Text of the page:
I wish this was an audio interview, so that I could answer with extended hysterical screaming. I don’t know that I’ve fully adjusted. I spent a good portion of this year waiting for everything to calm down, but by the spring, it occurred to me that I was just going to need to adjust to a constant state of emergency. Being public-facing is incredibly disorienting, and there are moments when I can’t believe how radically my life has changed since “Gaslighting” first when viral. The benefit is that I have had to be impossibly rigorous about refining my political views and journalistic ethics. The whole thing has definitely made me not only a stronger writer, but a stronger person. It’s kind of like I’ve had my worldview forged in the fires of Mordor.
3. Not too long ago, most of your writing focused primarily on entertainment, fashion and pop culture. (Tucker Carlson seemed particularly infatuated with this piece on Ariana Grande’s boots at Jingle Ball.) But then came the 2016 presidential election and suddenly, as you once said, “It felt like nothing I was working on mattered anymore.” What was that epiphany like, and how did you react to it? Did that realization challenge your core beliefs about what you thought you knew about yourself or make you question your identity? Or did it stir up a part of your identity that was always there?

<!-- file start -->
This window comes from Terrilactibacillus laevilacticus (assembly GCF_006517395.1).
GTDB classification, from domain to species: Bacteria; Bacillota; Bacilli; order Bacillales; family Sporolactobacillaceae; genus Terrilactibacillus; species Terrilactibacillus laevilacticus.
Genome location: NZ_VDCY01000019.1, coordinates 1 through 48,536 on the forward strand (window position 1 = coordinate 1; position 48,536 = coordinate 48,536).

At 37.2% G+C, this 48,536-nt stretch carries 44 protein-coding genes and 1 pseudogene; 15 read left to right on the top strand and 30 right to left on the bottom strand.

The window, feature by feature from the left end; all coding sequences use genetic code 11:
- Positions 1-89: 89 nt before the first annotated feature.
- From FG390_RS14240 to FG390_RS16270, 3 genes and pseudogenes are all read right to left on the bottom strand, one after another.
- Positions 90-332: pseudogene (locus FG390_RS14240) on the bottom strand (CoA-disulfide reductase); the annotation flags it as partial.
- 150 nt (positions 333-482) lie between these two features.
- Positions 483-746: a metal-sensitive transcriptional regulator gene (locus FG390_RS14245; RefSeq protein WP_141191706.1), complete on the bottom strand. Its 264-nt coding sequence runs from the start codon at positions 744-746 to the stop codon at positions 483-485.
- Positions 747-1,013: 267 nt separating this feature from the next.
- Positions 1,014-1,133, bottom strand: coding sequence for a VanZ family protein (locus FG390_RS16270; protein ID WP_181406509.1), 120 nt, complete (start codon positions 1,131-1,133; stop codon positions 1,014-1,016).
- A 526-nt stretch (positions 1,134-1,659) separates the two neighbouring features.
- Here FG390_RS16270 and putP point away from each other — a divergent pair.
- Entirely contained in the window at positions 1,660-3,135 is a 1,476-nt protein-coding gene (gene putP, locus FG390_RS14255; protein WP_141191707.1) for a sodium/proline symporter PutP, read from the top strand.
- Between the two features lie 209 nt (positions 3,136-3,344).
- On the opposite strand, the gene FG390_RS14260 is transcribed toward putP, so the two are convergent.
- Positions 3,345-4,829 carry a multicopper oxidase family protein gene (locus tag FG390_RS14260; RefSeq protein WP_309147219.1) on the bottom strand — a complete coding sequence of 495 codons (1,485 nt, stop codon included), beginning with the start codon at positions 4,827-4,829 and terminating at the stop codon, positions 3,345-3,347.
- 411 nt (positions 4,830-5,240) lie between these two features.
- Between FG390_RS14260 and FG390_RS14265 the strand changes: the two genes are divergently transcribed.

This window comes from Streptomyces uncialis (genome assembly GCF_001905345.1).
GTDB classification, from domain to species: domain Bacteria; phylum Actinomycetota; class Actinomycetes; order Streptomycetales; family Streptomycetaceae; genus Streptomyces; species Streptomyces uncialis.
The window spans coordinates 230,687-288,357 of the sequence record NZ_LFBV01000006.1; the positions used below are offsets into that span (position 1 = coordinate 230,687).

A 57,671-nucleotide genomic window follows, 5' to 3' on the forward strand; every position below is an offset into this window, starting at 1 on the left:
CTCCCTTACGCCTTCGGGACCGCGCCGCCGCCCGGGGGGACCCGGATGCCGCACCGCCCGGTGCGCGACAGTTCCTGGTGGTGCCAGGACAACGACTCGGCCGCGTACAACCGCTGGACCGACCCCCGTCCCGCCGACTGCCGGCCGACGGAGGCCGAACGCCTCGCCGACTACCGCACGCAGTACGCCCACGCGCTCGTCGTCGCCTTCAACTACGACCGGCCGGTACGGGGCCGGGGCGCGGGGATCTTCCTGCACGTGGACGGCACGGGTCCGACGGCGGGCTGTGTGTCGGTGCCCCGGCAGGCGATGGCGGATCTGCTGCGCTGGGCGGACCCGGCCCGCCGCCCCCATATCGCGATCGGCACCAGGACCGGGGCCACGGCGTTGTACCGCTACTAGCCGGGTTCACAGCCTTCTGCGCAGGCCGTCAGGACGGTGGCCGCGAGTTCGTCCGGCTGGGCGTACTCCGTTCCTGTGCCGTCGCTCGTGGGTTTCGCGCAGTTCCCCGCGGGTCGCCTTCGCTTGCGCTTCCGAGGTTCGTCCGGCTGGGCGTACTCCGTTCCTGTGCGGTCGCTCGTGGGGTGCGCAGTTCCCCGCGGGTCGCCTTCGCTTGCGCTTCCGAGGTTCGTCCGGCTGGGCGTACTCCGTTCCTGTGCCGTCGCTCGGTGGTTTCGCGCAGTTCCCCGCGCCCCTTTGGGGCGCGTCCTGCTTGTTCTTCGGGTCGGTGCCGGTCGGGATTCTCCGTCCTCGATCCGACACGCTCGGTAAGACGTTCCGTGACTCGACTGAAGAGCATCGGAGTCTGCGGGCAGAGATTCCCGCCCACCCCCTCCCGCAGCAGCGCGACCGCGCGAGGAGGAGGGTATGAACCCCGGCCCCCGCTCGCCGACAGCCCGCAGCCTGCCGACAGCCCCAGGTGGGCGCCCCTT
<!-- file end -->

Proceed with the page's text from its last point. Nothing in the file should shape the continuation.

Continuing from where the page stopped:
I would definitely say that a switch flipped for me on Nov. 9. That said, my work was always political on some level. At the Huffington Post, for example, I wrote a feature on “The Rise of the Woman-Child,” in which I dissected the tonal disparity between male and female iterations of liminal adulthood in film and television. (A woman smoking, and drinking and fucking her ambition away is seen as inherently sad, but for some reason, when Seth Rogen or Adam Sandler exhibits that exact same behavior, it’s meant to be endearing and/or hilarious.) I also created a newsletter and column titled Middlebrow in which I frequently unpacked feminist issues through the analysis of Taylor Swift, Kim Kardashian, Nicki Minaj and Miley Cyrus. Using these larger-than-life figures made the theoretical accessible to readers who were mini-experts in pop culture, but perhaps less familiar with complex social power structures. As far as I see it, this paved the way for my current work as a political writer. Now, instead of pop stars, my major characters are politicians.